I started writing life stories because I was painfully aware that Alzheimers was stealing my dad’s memories.
As I missed out recording my dad’s stories, I wasn’t going to make the same mistake with my mum. We sat down and she told me her life stories.
What I hadn’t expected was that by writing a life story for my mum, it would be very helpful for her when she was also diagnosed with the cruel disease.
We named her book Lucky Charm. Her father had been very ill, but when he discovered his wife Mary was going to have to their second child, he was determined to be around to welcome the new baby. He made a full recovery, and he was adamant that the arrival of Iris was the turning point. She was, he said, his lucky charm
Born in Plaistow, she was a true Cockney, born in the sound of Bow Bells, and she lived her early years above an off-licence managed by her parents, close to the West Ham football ground.
Her parents were actually from south of the river, and when her father was offered the opportunity to manage The Brooklands Arms pub in South Lambeth, he jumped at the chance. It was the pub at the end of the street where he was born, and his brothers and sisters still lived there.
The pub was at the heart of the local community and the years at the pub were happy times. But there was one issue. The pub, popular with railway workers, overlooked the Nine Elms South Goods Depot and a railway turntable. It was a key strategic connection into London for the south west of England. It was so strategically important that was it that it was repeatedly target by the Luftwaffe during The Blitz.
Somehow the pub survived. During those dark days, the pub cellar became the gathering place for locals sheltering from the bombardment. Despite the dangers, my mum only remembered happy times and jolly sing-songs. The regulars undoubtedly were of the opinion that if you have to shelter, what better place is there than under a pub!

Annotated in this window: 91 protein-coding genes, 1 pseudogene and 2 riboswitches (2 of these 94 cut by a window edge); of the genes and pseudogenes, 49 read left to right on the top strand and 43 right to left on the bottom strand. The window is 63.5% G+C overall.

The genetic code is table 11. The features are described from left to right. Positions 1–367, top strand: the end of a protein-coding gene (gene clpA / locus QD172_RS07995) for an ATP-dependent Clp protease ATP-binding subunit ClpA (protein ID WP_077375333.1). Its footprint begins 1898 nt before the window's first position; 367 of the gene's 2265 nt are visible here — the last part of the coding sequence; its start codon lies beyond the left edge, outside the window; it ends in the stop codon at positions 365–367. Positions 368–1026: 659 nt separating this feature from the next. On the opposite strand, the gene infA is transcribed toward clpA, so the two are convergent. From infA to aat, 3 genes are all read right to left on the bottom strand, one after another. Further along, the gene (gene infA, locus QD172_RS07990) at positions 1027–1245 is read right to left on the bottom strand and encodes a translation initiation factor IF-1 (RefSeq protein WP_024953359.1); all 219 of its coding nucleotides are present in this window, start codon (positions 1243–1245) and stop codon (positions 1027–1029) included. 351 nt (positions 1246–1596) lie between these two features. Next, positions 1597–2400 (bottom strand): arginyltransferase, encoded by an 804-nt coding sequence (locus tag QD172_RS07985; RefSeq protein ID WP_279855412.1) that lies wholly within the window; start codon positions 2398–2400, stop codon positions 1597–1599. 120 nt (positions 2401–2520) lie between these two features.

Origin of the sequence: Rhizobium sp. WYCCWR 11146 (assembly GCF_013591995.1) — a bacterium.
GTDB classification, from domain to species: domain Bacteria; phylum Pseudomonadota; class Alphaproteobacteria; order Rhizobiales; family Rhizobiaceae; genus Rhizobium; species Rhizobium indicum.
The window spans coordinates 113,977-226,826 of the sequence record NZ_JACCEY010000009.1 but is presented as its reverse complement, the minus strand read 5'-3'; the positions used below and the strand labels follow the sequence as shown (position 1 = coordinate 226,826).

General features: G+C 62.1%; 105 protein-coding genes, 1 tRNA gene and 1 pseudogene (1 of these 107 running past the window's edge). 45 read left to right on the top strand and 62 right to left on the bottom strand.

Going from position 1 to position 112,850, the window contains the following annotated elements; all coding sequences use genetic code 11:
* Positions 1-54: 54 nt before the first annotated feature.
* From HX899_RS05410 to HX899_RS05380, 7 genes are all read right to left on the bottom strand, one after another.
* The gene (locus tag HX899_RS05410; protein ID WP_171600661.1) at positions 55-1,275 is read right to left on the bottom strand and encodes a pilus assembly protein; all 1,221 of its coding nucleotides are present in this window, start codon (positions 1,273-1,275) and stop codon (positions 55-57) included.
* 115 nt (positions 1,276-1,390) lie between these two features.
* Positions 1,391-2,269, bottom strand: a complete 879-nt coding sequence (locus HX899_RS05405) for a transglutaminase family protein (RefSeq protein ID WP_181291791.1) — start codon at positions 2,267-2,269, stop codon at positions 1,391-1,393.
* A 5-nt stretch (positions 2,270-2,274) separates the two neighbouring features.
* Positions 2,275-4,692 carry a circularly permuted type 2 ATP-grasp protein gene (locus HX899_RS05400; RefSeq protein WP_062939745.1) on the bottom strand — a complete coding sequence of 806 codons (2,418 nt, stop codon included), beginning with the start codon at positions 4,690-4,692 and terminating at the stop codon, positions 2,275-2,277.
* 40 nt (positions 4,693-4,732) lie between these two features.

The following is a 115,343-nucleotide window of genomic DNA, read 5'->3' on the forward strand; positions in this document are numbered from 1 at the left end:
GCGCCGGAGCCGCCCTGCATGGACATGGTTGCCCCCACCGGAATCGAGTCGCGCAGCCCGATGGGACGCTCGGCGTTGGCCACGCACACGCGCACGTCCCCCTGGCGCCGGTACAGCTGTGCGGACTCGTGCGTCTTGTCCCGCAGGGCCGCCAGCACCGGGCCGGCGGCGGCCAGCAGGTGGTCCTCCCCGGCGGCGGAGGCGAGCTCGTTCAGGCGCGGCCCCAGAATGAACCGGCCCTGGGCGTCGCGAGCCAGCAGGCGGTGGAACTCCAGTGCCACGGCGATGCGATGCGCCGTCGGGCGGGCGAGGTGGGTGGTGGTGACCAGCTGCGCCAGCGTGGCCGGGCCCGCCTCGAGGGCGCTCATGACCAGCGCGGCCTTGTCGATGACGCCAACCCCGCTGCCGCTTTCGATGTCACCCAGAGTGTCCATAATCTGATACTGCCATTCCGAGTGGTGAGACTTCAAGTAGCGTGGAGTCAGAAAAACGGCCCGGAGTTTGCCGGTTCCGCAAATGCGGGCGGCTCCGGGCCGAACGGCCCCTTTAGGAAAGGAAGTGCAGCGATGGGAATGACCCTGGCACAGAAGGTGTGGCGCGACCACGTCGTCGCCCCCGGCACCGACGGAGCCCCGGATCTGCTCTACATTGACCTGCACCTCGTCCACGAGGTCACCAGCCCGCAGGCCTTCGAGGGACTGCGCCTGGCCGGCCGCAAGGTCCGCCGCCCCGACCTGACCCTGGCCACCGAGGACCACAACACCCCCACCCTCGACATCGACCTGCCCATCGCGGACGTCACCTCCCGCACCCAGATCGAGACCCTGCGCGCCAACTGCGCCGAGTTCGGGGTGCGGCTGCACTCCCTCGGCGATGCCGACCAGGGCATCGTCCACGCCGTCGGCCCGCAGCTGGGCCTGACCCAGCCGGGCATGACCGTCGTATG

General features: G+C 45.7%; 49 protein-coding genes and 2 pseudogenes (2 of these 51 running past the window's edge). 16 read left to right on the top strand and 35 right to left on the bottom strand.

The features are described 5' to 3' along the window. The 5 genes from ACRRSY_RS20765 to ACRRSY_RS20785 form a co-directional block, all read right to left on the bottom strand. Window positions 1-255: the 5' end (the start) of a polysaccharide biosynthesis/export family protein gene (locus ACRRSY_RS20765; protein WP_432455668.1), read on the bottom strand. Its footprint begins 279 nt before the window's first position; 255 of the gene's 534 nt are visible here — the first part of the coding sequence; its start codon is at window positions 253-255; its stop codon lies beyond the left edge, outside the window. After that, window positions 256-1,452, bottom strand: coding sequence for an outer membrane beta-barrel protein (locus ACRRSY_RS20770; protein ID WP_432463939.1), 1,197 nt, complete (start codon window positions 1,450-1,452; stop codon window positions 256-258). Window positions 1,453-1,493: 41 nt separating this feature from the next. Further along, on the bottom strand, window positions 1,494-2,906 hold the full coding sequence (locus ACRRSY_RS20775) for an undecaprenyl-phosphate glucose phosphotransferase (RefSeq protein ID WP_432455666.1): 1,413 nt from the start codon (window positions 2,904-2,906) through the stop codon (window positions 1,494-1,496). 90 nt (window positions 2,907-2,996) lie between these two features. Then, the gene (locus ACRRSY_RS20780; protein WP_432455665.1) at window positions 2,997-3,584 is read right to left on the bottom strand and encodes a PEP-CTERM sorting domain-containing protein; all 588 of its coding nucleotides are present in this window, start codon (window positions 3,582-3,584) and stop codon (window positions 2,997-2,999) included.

Mum told her stories of childhood and the joy of living amongst a large extended family. She recounted meeting dad (Jim) at a Pontins in Devon. He lied about his age as he was worried the age gap of seven years might put her off. She told of her pride in raising a family and all the stories and anecdotes that are so treasured by myself and my sisters.
Somehow the pub survived. During those dark days, the pub cellar became the gathering place for locals sheltering from the bombardment. Despite the dangers, my mum only remembered happy times and jolly sing-songs. The regulars, undoubtedly, were of the opinion that if you have to shelter, what better place is there than under a pub?
Bringing back the memories
Years later, after my dad passed away, and my mum’s memory began to quickly fade, she moved into sheltered housing. We moved in as many items from our family house to help her feel at home. And she had her book.
Whenever I popped in, she would show me the book. “They’ve written a book about me,” she would say. “I don’t know how they found out these things about me but all of it’s true!”
Sometimes I would point out that we had written the book together, but she wouldn’t believe me, and was convinced I was pulling her leg. I never minded. All that mattered was that she got pleasure out of reading her book – and it prompted those precious memories that Alzheimers steals away.
Tips from Dementia UK
DementiaUK agree with the importance of a memory book for someone with dementia or Alzheimers.
They say: “Making a memory book can be a great way for the person with dementia to recollect their past and present life. When making the book it becomes a great activity. The person’s memories can be shared with friends and family. It’s a great way to help a person with dementia to recollect their memories and stimulate their mind. It also helps the person with communication through talking about what’s in the book.”
DementiaUK make a very interesting point that it is best not to include pictures of the person’s parents who have passed away. Seeing a picture of their parents in the book can be confusing, and it can bring back the grief of losing them afresh.
This was my experience with mum. She would see her parents in the book and ask where they were. When I explained they were no longer alive it was very painful for her.
If a book is being used to help someone with dementia, please let me know and we can work out the best way to avoid unnecessary pain.
One solution is to have a full version of the book for the family, and an abridged version for the person with Alzheimers.
Aside from this, I can wholeheartedly say that the book was a source of great enjoyment for my mum, and I was so happy we did it together.